Dreamboat’s self-titled EP showcases their beautiful “indie jazz”


I accidentally left the four track self-titled Dreamboat EP on loop in my car while running errands all day last week. I hadn’t even noticed the songs coming back around after 15 minutes or so, because upon each listen I was experiencing something new, noticing some new element of their unique rises and falls.

This nuanced jazz folk trio just moved to town from Waco and is already impressive. Tessa Gaston is the gem of the group, with her pitch-perfect, elegant voice, both spellbinding and inspiring. In “Lantana Avenue,” Gaston’s voice recalls Regina Spektor, while in “Riverside” it draws from Joanna Newsom. Dreamboat’s sound bounced from being comparable to She and Him in “Dear Child (Optical Sunrise)” (I heard a little Newsom in that one too) then to First Aid Kit in “Father’s Mend.” They are trying out so many sounds, but each of the four songs on the EP flow eloquently into one another, creating a beautifully realized whole.

Their lyrics are lovely, sometimes edging on pop-country like, “climbing up tall buildings and sleeping in the south / keeping all the secrets in the corner of your mouth” (“Riverside”). They certainly have a strong sense of place when their folksy sound comes out in “Father’s Mend”. Their magical, rustic lyrics “learned that freedom it comes in waves / crossed our hearts and hopes to see them pray” and “the dishes in the sink will always be clean / and our sleepless nights will always be redeemed” truly struck a chord with me, giving me a solemn and sweet sense of hope and faith in the land I live in and call home.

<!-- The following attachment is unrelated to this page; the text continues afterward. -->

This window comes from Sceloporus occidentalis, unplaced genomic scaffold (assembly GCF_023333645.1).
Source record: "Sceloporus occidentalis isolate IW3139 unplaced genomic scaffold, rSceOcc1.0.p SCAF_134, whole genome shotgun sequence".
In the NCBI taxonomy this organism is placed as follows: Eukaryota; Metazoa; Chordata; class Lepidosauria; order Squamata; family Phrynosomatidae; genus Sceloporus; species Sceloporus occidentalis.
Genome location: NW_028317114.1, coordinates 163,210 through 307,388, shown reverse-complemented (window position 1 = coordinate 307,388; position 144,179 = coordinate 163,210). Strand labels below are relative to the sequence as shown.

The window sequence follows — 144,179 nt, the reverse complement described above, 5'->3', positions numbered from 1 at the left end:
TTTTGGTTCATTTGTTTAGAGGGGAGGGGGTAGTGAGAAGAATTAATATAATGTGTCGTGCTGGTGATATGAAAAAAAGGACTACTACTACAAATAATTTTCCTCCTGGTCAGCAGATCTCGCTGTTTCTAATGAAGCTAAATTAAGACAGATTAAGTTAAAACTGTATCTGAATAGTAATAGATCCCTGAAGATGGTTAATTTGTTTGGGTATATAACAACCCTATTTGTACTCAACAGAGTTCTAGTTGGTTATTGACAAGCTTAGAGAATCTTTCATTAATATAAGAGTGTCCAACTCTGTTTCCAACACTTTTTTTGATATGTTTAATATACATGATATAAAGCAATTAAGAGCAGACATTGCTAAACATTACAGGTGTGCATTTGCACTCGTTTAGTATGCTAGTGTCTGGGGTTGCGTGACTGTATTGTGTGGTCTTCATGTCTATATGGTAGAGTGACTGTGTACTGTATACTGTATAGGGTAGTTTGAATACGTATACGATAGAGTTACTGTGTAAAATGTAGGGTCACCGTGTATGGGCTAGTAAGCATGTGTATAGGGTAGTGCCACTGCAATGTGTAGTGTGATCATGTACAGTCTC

I believe that having aesthetically interesting, effective video material is, these days, almost equally important to playing live as much as you can. The video for “Dear Child (Optical Sunrise)” consists of a single shot, circling a small old time-y theater set on a dolly track, while the band and other players moving effortlessly about in and out of position to complete a vaudevillian talent show. The members of Dreamboat are artists – inside and out. Aside from their lyrical composition and crisp sound which make them musical artists, their eye for aesthetic with this video proves they are also visual artists, and that they can excel on screen and take stage direction too.

If you didn’t catch what risk takers and mavericks these musicians are on first listen – come see them at one of their upcoming shows (they’re taking the city by storm – playing in any and every venue it seems). See Dreamboat this Saturday at Flipnotics at 6pm, and welcome them to town. I’ll eventually get around to taking the CD off repeat in my car. Maybe.

– Bailey Cool